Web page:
African economies and businesses demonstrate an immense potential. Especially, Nigeria is a vantage point to develop and determine quality in services and consumer products and has become a hub of the African economy. With steady growth of more than 5 % is Nigeria one of the strongest economies in Sub-Saharan Africa. The Financial Times says: “Africa´s growth would still be there even if the continent held neither a barrel of oil nor ounce of gold.”
Although there are many problems in the way of handling agricultural products and production, for example in harvesting, transporting, packing and drying, the right investment in every part of infrastructure and distribution would ensure improvement of the whole environment.
Nigeria has got huge stock of natural resources and because of that the country plays a major role in the African agricultural sector. These include 68 million hectares of arable land, fresh water sources covering 12 million hectares; 960 kilometers of coastline and an ecological diversity which enable the country to produce a wide variety of crops and livestock, forestry and fishery products. Accordingly agriculture plays an enormous role in the Nigerian economy and composes 31.99% of the Gross Domestic Product (GDP). Because of that the Ministry of Agriculture predicts that by 2015, 20 million tons of food will be added to the supply chain. This positive development could generate 3.5 million jobs within the next couple of years and would require improved processes to secure the delivery to remote areas. Right now the food sector in African countries like Nigeria still has to struggle with specific problems: „Goods are stored poorly, packaged inappropriately, processed too late or unsatisfactorily transported,“ Marc Zander, CEO of XCOM Africa explains. His firm provides business consulting to companies that are interested in doing business in Africa. Western knowledge is especially valuable in the fight against food loss, states Zander. „Western companies can offer concrete support even with relatively small solutions.“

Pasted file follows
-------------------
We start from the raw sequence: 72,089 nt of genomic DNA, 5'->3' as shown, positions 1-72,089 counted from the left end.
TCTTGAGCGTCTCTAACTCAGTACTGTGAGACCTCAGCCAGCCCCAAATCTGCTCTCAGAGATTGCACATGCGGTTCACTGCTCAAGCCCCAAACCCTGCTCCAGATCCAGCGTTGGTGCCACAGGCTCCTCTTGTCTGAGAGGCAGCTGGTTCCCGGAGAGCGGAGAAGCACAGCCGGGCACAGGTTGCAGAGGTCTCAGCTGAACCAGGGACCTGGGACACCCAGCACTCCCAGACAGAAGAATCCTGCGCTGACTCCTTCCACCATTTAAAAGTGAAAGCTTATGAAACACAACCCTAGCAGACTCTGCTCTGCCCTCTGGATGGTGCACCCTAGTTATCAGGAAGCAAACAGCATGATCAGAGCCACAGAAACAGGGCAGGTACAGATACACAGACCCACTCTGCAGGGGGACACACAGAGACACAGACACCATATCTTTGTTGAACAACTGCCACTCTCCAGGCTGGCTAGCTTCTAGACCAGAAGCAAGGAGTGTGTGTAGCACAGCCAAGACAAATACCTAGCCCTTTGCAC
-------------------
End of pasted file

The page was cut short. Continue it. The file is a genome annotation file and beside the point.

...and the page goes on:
One of the essential elements that can reduce the food losses in the areas of fishing and harvesting is to use appropriate packaging solutions. These solutions would allow transportation of goods to remote areas where delivery takes more than 48 hours to reach. Moreover, with lack of power and infrastructure the right packaging would ensure safety and quality of food resulting in better pricing due to full supply of the agricultural products. This is where the industry can support the positive development to create a certain level of standard, to improve the delivery situation and of course to optimize logistical processes.
The way of creating chances for the development in Nigeria drives SAVE FOOD together with XCOM Africa and it is aimed at identifying potential solutions by the industry for the improvement of the Nigerian agricultural market and its logistics chains.
XCOM Africa GmbH is a new supporting member of the SAVE FOOD initiative and as a result is backing the fight against worldwide food waste. The focal point of cooperation is the African continent.
In many countries of the world people have to starve because the food has perished before it reaches the consumer. In Africa, too, considerable food losses in the value chain are an issue that has to be taken seriously. In joining the SAVE FOOD initiative XCOM Africa would like to place the focus on this message and develop solutions with all partners.
“In a study we have established that today Nigeria is already the largest consumer market in Africa”, says Marc-Peter Zander CEO, XCOM Africa GmbH. The population of Nigeria will increase to 326 million people by 2050. The demand for food will be correspondingly high. “Today as many as 87% of Nigerians still obtain their food from so-called informal markets. As African countries frequently suffer from not having the necessary means or know-how to protect fresh food from perishing, packaging solutions could be used to improve food handling in these countries. As XCOM Africa, one of our aims is to bring German companies and their solutions to Africa. This approach will enable food in Africa to be protected from perishing in future”, Zander said. Read more here !
signotec and XCOM Africa announced that they have entered into a strategic partnership. From now on XCOM Africa is the distribution partner for the Nigerian market.
Nigeria is one of the biggest markets in Africa. About the years it has already shown that it grows above average in the sector of banks, telecommunication and services. signotec hopes to enter the African market .
Die Firma Haller Nutzfahrzeuge hat sich für XCOM Africa als Partner für den Markteintritt in Afrika entschieden. Ziel der Firma Haller Nutzfahrzeuge ist es vor allem im Bereich LKW und LKW Ersatzteile den Markt von Afrika zu erschliessen.